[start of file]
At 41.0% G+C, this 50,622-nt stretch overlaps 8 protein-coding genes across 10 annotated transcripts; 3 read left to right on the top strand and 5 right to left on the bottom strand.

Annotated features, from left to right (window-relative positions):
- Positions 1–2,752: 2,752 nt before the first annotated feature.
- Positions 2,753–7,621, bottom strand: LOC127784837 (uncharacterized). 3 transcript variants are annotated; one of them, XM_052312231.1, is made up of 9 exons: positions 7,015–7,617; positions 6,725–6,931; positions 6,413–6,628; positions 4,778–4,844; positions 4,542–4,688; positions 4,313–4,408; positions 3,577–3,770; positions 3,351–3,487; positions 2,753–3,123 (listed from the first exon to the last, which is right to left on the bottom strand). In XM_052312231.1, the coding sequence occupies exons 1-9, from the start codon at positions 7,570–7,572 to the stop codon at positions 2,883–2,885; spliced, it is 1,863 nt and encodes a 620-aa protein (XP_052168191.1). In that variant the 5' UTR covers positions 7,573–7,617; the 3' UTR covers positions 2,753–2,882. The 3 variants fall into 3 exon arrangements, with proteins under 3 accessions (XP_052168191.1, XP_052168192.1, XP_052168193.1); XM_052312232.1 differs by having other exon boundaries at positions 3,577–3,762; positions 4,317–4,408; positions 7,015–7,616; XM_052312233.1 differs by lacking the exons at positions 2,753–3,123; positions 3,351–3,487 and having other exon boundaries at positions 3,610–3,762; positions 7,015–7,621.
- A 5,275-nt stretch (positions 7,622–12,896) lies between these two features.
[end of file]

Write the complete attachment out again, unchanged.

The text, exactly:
At 41.0% G+C, this 50,622-nt stretch overlaps 8 protein-coding genes across 10 annotated transcripts; 3 read left to right on the top strand and 5 right to left on the bottom strand.

Annotated features, from left to right (window-relative positions):
- Positions 1–2,752: 2,752 nt before the first annotated feature.
- Positions 2,753–7,621, bottom strand: LOC127784837 (uncharacterized). 3 transcript variants are annotated; one of them, XM_052312231.1, is made up of 9 exons: positions 7,015–7,617; positions 6,725–6,931; positions 6,413–6,628; positions 4,778–4,844; positions 4,542–4,688; positions 4,313–4,408; positions 3,577–3,770; positions 3,351–3,487; positions 2,753–3,123 (listed from the first exon to the last, which is right to left on the bottom strand). In XM_052312231.1, the coding sequence occupies exons 1-9, from the start codon at positions 7,570–7,572 to the stop codon at positions 2,883–2,885; spliced, it is 1,863 nt and encodes a 620-aa protein (XP_052168191.1). In that variant the 5' UTR covers positions 7,573–7,617; the 3' UTR covers positions 2,753–2,882. The 3 variants fall into 3 exon arrangements, with proteins under 3 accessions (XP_052168191.1, XP_052168192.1, XP_052168193.1); XM_052312232.1 differs by having other exon boundaries at positions 3,577–3,762; positions 4,317–4,408; positions 7,015–7,616; XM_052312233.1 differs by lacking the exons at positions 2,753–3,123; positions 3,351–3,487 and having other exon boundaries at positions 3,610–3,762; positions 7,015–7,621.
- A 5,275-nt stretch (positions 7,622–12,896) lies between these two features.